Institute for War and Peace Reporting | Giving Voice, Driving Change

Afghans Apathetic Ahead of Upcoming Elections

People reluctant to even register to vote amid security threats and ongoing corruption.
By Mina Habib

Analysts are warning that low voter registration for the upcoming Afghan elections – especially among women – does not bode well for the October polls.

In 2014, seven million citizens took part in presidential and provincial council elections. This year, although the Independent Election Commission (IEC) has said it hoped to register up to 14 million adults at over 7,000 centres, only around two million people have put their names down to vote.

Yousuf Rasheed, executive director of the Free and Fair Election Forum of Afghanistan (FEFA), said, “The voter registration process is so far unsatisfactory, and unfortunately not only participation by women but also by men is very low up until now.”

Rasheed said that one reason for the low level of participation could be the failure to deliver awareness programmes to encourage both men and women to come to the centres to register their names.

“Then there is security, which has frightened both men and women because they care more about their lives [than voting], and they don’t feel safe visiting voter registration centres,” he said. “The other reason for low participation by women is that some don’t have national ID cards, especially in more remote regions. And there is a lack of voter registration centres in some areas due to security issues.”

Insurgent groups have delivered on their promises to do everything they can to derail the polls. A series of deadly attacks on voter centres, including an April suicide bombing in Kabul that killed some 60 people, have proved a powerful deterrent to registration.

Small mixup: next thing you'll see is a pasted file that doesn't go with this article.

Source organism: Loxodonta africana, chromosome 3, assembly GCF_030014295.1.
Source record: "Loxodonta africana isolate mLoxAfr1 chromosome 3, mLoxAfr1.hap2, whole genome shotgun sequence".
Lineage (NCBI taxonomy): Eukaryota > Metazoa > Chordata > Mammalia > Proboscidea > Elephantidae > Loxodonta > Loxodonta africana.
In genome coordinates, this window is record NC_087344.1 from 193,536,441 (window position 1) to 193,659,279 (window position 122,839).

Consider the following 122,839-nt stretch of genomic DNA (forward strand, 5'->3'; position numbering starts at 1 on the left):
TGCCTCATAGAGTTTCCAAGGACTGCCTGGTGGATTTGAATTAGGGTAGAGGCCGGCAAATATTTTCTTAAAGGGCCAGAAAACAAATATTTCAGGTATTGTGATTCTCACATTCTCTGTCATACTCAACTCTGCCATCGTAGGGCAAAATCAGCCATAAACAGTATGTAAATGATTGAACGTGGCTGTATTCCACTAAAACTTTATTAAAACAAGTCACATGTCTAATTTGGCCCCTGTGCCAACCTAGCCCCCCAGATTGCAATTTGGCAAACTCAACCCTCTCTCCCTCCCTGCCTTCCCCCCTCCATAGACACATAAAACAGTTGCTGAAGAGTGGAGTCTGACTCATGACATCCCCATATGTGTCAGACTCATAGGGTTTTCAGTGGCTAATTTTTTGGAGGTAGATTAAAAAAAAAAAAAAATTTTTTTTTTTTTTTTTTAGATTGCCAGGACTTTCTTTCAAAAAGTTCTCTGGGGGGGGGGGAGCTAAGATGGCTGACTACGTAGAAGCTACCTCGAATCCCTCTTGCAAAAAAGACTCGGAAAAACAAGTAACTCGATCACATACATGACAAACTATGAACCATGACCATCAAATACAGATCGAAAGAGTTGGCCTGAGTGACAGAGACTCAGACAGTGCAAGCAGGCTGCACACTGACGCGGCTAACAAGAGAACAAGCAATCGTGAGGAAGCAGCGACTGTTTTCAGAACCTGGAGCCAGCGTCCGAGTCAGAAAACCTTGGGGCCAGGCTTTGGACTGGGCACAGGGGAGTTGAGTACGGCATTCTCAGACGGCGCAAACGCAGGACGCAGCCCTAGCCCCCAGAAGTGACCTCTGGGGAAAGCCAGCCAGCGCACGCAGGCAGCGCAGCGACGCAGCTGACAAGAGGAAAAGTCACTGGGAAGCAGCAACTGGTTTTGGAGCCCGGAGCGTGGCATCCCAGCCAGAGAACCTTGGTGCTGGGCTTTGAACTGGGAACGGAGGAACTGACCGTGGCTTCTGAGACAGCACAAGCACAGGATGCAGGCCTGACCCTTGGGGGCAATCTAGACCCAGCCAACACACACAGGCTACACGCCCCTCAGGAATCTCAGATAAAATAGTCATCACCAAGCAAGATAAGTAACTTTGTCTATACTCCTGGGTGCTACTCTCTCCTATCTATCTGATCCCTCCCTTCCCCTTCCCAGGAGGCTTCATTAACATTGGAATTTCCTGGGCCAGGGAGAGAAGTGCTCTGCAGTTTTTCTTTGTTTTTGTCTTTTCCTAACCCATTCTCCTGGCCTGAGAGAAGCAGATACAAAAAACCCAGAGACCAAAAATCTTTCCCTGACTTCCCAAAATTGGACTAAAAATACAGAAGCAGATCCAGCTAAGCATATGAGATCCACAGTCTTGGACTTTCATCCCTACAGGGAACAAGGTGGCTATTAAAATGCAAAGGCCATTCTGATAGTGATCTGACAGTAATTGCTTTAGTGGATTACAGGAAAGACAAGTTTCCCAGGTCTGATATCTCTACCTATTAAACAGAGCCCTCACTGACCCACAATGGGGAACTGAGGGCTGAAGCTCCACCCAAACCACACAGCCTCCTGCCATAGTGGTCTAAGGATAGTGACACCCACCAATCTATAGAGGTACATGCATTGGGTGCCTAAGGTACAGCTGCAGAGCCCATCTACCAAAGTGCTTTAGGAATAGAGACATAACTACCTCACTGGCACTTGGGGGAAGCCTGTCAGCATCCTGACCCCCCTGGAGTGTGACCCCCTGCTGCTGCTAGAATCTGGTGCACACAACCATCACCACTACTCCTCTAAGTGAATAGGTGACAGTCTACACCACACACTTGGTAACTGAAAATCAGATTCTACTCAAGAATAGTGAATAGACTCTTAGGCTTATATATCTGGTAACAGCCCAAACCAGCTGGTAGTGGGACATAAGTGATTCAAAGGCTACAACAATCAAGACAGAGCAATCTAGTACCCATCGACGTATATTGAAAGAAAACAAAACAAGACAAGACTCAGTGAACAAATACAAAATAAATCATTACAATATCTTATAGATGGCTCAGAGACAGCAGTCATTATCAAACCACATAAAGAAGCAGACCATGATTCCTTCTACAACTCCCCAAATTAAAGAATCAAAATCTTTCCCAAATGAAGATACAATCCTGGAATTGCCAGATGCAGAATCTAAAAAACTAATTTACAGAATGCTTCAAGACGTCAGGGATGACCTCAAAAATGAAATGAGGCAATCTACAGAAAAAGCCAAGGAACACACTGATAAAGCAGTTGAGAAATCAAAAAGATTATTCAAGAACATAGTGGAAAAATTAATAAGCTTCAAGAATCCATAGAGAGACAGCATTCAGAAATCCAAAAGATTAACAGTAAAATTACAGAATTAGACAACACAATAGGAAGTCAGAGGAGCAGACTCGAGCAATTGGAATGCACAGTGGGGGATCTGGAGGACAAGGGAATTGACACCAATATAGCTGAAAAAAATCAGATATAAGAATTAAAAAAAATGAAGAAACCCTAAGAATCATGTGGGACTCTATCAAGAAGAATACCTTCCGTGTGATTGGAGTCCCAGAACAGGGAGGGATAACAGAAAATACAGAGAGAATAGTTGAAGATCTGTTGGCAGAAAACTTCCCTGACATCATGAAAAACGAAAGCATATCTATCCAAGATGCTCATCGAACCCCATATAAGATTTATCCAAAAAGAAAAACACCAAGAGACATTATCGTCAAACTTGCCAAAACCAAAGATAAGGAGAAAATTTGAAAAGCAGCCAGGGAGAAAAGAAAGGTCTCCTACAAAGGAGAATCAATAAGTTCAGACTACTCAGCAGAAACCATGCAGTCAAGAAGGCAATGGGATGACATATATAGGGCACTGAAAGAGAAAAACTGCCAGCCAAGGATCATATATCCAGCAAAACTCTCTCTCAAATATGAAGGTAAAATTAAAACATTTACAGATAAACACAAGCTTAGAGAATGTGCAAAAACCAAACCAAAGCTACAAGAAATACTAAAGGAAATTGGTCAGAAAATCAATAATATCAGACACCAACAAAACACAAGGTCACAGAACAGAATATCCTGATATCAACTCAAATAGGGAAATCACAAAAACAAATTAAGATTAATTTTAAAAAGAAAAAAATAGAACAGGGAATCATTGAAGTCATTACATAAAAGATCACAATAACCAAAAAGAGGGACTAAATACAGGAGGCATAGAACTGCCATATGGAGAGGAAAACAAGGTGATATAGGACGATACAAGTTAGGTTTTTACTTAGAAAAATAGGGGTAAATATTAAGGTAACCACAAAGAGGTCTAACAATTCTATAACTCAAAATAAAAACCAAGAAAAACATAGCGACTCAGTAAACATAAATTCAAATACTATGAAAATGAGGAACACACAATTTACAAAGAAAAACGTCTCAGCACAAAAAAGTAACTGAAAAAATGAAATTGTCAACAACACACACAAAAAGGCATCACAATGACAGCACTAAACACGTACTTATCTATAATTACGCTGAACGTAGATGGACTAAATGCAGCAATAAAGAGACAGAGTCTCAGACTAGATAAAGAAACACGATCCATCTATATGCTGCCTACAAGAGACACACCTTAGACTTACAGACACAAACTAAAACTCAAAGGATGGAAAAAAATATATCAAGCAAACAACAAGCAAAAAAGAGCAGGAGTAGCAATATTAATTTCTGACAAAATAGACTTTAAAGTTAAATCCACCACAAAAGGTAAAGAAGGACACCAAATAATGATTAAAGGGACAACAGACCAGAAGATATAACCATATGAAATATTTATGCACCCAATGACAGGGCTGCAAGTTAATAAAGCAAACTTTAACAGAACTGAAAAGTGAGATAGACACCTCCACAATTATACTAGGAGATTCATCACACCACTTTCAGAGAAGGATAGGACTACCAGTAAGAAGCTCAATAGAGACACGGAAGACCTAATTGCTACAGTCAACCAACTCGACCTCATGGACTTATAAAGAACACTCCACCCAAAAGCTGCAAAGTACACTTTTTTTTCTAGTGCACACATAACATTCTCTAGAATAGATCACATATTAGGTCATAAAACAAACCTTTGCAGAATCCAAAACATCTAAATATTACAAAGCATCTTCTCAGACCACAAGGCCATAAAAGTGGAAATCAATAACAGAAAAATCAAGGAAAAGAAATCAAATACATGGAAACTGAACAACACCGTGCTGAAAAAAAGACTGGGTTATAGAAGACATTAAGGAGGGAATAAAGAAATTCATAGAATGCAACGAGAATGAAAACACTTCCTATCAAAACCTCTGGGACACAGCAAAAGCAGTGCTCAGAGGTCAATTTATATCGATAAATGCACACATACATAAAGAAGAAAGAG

IEC operational chief Zemari Qalamyar said that more than a quarter of voter registration centres had remained closed due to security risks. A further 354 were open but faced a high level of threat.

Voter apathy is also part of the equation. Although the country’s security forces were praised for their relative success in safeguarding the 2014 elections, the results led to a lengthy political stalemate before a national unity government was formed.

Rashid said that people were still disgruntled from their experience of 2014, with no serious measures to reform election laws taken in the past four years to improve public trust in more transparent or credible elections.

It was a tragedy, Rasheed continued, that the elections were a vital process that had been secured with great struggle, including the cost of thousands of lives, but lack of public interest meant their value was now being lost.

IEC spokeswoman Marzia agreed that the process had so far been unsatisfactory. She said that more than 2.6 million people had so far registered to vote, including only 700,000 women.

The closing date for voter registration has been extended until June 14, 2018, and in an attempt to increase registration, the authorities have airdropped information leaflets in a number of provinces.

Fawzia Naseryar, a member of parliament for Kabul who is running for a further term, emphasised the obstacles women faced to political participation.

Many women lack national ID cards, a pre-requisite for registering to vote in the first place.